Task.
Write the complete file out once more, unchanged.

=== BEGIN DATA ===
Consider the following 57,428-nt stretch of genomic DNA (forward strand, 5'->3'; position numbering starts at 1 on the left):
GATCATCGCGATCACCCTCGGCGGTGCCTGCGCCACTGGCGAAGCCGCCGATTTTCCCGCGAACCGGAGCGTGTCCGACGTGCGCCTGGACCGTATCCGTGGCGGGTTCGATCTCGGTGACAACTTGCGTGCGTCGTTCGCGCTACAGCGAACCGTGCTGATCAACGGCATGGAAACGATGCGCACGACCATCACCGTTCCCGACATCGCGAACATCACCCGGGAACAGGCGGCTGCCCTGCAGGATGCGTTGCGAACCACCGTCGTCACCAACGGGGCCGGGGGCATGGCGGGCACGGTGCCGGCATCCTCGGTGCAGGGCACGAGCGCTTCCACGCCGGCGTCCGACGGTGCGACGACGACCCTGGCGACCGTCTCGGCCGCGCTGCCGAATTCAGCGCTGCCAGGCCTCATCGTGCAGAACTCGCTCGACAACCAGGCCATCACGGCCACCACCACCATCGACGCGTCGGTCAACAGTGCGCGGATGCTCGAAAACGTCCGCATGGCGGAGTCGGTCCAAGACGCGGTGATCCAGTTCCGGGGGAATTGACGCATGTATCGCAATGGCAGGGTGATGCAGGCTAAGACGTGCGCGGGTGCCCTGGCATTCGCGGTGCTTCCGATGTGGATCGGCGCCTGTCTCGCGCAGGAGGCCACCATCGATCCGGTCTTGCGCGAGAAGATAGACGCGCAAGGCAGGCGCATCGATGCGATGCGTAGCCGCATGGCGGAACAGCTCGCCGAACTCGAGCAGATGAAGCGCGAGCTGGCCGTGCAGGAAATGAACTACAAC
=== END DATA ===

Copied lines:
Consider the following 57,428-nt stretch of genomic DNA (forward strand, 5'->3'; position numbering starts at 1 on the left):
GATCATCGCGATCACCCTCGGCGGTGCCTGCGCCACTGGCGAAGCCGCCGATTTTCCCGCGAACCGGAGCGTGTCCGACGTGCGCCTGGACCGTATCCGTGGCGGGTTCGATCTCGGTGACAACTTGCGTGCGTCGTTCGCGCTACAGCGAACCGTGCTGATCAACGGCATGGAAACGATGCGCACGACCATCACCGTTCCCGACATCGCGAACATCACCCGGGAACAGGCGGCTGCCCTGCAGGATGCGTTGCGAACCACCGTCGTCACCAACGGGGCCGGGGGCATGGCGGGCACGGTGCCGGCATCCTCGGTGCAGGGCACGAGCGCTTCCACGCCGGCGTCCGACGGTGCGACGACGACCCTGGCGACCGTCTCGGCCGCGCTGCCGAATTCAGCGCTGCCAGGCCTCATCGTGCAGAACTCGCTCGACAACCAGGCCATCACGGCCACCACCACCATCGACGCGTCGGTCAACAGTGCGCGGATGCTCGAAAACGTCCGCATGGCGGAGTCGGTCCAAGACGCGGTGATCCAGTTCCGGGGGAATTGACGCATGTATCGCAATGGCAGGGTGATGCAGGCTAAGACGTGCGCGGGTGCCCTGGCATTCGCGGTGCTTCCGATGTGGATCGGCGCCTGTCTCGCGCAGGAGGCCACCATCGATCCGGTCTTGCGCGAGAAGATAGACGCGCAAGGCAGGCGCATCGATGCGATGCGTAGCCGCATGGCGGAACAGCTCGCCGAACTCGAGCAGATGAAGCGCGAGCTGGCCGTGCAGGAAATGAACTACAAC